One of the most critical challenges illuminated by the recent period of emergency remote learning has been providing access to reliable, high-speed internet and connected devices to facilitate everywhere, all-the-time learning. Data clearly show the lack of these essential technologies impact communities of color and low-income communities to a disproportionate extent. As schools recover from the pandemic, several federal agencies and the Office of Educational Technology (OET) are stepping up to provide resources to close the digital divide.
This is our moment to truly reimagine education. This is our moment to lift our students, our education system, and our country to a level never before seen. As the great Congressman Lewis said, “If not us, who? If not now, when?”
-Secretary Cardona’s Vision for Education in America (2022)
Imagine a high school in which every single student is energized, excited, and engaged in powerful learning that connects them to their communities, nurtures their career aspirations, and provides them with a head start on college. These students are thriving in rigorous academics, earning several college credits before graduating from high school—including their first college math and English classes, and two classes connected to their possible future careers. These students, along with their families, receive personalized and ongoing career and college advising and navigation supports so that they make informed decisions about the classes they take, the pathways they pursue, and the goals they set for their lives.
The COVID-19 pandemic proved to all of us just how important access to childcare and early childhood education is not only for children, but for parents and caretakers. I know I felt that tension, personally, as I too juggled childcare responsibilities for my daughter and work at the beginning of the pandemic. Eventually, I was able to enroll her in a universal pre-K program. However, due to pandemic policies, that was only four hours per day, and balancing work, virtual school, and the need for additional childcare was a complicated mix.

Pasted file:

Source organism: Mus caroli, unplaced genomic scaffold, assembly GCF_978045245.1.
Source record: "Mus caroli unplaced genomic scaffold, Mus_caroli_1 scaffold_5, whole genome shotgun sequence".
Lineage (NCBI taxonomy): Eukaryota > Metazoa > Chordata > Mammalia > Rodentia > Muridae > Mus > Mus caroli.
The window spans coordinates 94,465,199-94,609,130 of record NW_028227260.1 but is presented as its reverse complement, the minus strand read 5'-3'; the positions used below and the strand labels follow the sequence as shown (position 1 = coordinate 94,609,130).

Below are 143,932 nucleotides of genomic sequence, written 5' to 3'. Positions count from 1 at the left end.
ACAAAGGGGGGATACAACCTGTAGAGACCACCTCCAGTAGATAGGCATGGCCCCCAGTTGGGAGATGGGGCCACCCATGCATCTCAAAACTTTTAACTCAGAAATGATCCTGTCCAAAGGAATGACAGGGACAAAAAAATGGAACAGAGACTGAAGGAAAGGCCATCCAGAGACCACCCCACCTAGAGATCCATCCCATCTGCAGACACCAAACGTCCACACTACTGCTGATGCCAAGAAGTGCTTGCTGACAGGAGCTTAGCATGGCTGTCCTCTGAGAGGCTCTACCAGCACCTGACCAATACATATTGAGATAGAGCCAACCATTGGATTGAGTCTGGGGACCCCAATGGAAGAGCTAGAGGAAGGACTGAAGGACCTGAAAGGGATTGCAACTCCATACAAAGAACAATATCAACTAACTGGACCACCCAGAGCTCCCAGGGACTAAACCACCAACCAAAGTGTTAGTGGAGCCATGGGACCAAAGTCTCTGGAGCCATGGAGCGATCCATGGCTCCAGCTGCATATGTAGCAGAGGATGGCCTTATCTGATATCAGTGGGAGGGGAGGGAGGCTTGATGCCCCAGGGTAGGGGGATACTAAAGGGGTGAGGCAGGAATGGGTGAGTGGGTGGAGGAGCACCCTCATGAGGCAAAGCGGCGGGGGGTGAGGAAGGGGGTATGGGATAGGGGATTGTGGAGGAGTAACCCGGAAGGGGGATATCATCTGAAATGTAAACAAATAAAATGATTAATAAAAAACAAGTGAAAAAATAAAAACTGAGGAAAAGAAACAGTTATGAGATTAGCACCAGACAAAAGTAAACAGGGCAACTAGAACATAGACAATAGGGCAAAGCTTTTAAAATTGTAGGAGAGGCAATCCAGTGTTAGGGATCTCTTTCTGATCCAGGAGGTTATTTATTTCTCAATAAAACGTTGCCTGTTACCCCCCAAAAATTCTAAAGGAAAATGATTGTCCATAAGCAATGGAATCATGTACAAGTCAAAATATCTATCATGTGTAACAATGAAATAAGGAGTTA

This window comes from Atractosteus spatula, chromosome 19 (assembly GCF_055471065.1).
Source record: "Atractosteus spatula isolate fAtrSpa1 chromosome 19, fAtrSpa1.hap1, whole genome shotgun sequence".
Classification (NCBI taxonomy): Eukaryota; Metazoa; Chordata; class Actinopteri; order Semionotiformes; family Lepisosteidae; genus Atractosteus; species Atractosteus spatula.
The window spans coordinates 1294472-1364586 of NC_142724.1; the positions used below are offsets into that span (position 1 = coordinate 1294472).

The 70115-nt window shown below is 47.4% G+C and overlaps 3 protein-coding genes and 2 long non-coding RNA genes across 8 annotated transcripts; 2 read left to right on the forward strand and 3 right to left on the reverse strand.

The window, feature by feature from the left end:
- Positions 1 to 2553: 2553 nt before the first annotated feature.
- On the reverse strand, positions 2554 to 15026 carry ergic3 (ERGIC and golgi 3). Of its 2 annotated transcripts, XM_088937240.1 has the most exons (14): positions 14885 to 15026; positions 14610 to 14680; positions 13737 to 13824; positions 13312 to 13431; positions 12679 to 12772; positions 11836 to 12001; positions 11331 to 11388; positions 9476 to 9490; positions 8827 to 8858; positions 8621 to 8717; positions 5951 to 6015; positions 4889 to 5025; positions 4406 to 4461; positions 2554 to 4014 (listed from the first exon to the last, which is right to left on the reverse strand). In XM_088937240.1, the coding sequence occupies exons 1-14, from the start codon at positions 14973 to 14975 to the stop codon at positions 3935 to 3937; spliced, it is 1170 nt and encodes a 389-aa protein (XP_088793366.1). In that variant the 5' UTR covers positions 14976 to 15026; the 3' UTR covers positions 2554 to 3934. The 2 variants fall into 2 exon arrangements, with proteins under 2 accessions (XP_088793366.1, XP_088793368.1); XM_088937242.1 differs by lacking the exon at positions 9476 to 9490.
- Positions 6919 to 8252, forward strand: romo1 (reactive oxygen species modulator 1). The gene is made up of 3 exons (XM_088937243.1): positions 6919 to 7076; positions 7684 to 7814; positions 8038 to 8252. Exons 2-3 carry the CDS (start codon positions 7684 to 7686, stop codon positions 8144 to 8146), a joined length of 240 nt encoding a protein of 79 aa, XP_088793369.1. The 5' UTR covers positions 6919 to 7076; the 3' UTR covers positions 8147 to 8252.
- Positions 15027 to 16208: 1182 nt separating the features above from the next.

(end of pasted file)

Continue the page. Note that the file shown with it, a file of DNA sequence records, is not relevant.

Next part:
As one of the first recipients in Maine of a Pell Grant through the Second Chance Pell Experimental Sites Initiative, I cherish these opportunities to represent education’s potential for rehabilitating the imprisoned. My education while incarcerated and my release to the “real world” holds perspective which I offer gratefully to provide more insight on this topic. Transitioning back to normal living has had its challenges, but I’m no stranger to life’s obstacles.
By: Richard Cordray, Chief, U.S. Department of Education’s office of Federal Student Aid
Ten years ago this week, President Barack Obama issued an executive order that established guiding principles to protect veterans, service members, and their families who pursue higher education. These are known formally as the Principles of Excellence for Educational Institutions Serving Service Members, Veterans, Spouses, and Other Family Members. To apply these principles, the U.S. Department of Education (ED) works with the Departments of Defense (DoD) and Veterans Affairs (VA) and the Consumer Financial Protection Bureau (CFPB) to ensure colleges and career schools provide quality educational opportunities to military-connected students.